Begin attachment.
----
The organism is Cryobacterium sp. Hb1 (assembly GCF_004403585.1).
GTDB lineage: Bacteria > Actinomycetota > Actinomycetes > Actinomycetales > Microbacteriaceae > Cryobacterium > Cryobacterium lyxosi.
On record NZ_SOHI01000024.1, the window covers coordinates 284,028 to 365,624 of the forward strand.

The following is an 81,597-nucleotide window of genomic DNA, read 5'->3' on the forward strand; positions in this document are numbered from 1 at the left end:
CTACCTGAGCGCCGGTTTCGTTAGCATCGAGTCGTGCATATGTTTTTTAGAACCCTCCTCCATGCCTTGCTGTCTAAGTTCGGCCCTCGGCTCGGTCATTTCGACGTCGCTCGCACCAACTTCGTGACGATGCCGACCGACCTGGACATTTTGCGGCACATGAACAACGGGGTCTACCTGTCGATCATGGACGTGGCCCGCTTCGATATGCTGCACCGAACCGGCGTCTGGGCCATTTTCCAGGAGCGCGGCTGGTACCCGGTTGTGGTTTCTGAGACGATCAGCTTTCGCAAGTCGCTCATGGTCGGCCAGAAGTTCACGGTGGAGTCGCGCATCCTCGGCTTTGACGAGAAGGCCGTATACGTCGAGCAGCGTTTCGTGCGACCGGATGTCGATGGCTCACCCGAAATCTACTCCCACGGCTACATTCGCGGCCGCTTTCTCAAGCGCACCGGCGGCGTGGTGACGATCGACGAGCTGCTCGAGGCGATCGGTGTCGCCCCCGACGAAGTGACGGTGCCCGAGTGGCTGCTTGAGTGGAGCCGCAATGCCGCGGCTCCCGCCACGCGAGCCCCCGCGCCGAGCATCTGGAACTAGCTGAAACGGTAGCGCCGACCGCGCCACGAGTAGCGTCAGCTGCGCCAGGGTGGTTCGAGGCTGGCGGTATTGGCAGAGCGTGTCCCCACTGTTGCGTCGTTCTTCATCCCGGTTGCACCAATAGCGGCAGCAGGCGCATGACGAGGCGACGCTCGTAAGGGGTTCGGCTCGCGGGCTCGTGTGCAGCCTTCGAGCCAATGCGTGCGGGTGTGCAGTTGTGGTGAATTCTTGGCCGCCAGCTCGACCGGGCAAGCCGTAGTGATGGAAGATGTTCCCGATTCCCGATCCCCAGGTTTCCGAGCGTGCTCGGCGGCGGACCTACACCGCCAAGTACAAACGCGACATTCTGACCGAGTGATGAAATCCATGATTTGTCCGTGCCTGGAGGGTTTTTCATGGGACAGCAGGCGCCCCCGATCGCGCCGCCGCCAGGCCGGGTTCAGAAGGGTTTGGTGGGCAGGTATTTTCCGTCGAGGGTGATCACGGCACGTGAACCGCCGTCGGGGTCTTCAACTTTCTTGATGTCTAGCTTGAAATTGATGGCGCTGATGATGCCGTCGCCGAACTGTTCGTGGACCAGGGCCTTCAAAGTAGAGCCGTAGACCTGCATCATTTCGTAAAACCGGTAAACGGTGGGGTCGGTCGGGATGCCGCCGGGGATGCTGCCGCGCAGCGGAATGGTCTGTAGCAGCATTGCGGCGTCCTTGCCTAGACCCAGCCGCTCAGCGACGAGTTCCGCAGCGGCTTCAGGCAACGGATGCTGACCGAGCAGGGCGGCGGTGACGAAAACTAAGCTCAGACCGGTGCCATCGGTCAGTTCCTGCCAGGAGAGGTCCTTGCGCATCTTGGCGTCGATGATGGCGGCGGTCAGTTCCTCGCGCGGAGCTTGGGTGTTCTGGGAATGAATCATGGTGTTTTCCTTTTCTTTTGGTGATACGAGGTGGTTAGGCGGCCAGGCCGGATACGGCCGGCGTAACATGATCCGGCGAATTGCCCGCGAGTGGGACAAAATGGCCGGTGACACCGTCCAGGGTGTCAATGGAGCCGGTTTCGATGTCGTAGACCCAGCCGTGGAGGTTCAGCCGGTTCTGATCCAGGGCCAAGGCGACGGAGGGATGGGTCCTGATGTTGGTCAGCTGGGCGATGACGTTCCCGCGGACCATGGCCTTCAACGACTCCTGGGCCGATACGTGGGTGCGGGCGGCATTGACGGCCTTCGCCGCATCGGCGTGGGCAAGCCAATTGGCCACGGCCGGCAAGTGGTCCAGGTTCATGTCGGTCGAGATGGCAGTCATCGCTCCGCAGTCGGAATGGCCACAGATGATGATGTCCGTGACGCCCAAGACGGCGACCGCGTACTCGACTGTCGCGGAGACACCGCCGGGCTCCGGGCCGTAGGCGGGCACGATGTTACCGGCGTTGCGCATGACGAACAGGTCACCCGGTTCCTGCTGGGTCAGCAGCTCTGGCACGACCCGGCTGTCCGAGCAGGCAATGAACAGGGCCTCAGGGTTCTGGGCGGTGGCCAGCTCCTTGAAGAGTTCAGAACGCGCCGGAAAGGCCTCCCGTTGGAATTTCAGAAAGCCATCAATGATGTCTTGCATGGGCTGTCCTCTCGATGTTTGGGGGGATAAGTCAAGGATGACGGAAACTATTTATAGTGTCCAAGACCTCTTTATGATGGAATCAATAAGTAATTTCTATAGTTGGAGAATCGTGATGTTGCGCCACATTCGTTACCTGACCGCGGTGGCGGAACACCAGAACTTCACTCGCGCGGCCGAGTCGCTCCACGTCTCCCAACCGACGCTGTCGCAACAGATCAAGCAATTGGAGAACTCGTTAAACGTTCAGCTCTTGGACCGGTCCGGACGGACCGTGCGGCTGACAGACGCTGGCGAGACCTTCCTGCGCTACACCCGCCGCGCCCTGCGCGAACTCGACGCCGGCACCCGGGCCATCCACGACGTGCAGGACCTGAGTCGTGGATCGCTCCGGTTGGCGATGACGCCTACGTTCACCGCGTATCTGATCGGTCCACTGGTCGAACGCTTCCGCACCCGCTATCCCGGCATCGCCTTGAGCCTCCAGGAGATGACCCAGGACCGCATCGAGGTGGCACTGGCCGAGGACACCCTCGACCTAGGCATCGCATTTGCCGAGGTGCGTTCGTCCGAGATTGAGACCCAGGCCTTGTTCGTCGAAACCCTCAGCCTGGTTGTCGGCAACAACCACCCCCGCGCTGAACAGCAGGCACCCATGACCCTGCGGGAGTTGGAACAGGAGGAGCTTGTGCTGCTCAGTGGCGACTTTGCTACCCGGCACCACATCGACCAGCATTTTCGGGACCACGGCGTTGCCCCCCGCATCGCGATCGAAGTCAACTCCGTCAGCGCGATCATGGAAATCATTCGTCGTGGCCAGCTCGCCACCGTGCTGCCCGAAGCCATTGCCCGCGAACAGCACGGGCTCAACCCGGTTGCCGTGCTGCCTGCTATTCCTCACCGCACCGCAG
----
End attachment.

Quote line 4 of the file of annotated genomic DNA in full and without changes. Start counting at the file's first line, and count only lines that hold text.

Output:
The following is an 81,597-nucleotide window of genomic DNA, read 5'->3' on the forward strand; positions in this document are numbered from 1 at the left end: